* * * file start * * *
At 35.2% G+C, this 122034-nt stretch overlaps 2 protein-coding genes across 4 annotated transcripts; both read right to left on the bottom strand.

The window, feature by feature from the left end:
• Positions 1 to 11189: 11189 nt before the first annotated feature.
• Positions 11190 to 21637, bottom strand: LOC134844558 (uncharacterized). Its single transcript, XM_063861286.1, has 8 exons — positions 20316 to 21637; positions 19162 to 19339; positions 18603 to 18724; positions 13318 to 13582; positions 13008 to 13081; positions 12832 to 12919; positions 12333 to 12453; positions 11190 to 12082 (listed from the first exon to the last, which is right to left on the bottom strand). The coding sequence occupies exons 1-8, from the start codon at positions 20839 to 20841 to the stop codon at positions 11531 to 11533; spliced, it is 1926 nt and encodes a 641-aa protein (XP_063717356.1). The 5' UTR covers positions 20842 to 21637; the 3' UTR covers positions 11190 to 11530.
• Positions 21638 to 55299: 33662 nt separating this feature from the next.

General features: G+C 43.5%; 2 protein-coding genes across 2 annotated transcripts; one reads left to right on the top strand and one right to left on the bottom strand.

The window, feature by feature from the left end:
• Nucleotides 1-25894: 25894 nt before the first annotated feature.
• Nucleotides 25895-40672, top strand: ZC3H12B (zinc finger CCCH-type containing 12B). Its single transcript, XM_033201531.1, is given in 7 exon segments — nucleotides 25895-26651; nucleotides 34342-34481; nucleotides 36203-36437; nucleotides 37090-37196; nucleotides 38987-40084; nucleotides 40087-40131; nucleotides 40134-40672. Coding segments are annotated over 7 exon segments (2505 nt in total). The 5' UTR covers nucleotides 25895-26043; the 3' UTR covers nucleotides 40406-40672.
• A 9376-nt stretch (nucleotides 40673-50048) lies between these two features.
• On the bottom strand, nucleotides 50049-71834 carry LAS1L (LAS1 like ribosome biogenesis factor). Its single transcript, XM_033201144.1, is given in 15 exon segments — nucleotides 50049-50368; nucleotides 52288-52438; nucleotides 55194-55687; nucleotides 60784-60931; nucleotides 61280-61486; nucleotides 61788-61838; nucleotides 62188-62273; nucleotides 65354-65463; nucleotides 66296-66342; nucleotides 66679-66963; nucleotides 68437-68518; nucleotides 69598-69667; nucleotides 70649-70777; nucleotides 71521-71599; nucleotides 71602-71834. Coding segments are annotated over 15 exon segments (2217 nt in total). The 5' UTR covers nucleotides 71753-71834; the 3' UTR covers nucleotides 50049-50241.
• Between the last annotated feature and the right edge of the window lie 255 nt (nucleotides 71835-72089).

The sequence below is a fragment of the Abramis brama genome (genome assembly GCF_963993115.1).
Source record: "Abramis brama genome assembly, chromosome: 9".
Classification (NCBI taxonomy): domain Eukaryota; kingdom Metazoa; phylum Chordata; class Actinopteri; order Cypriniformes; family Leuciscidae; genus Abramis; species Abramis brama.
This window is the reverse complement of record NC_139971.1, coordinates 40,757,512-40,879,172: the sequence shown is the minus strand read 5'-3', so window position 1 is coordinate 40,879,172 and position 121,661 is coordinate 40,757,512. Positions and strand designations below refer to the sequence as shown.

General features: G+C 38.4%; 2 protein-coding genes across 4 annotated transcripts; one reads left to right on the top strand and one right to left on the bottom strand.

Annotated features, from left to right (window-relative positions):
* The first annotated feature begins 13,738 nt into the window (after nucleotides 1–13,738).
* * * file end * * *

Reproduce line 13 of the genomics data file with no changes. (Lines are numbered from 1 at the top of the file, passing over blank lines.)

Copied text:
The sequence below is a fragment of the Abramis brama genome (genome assembly GCF_963993115.1).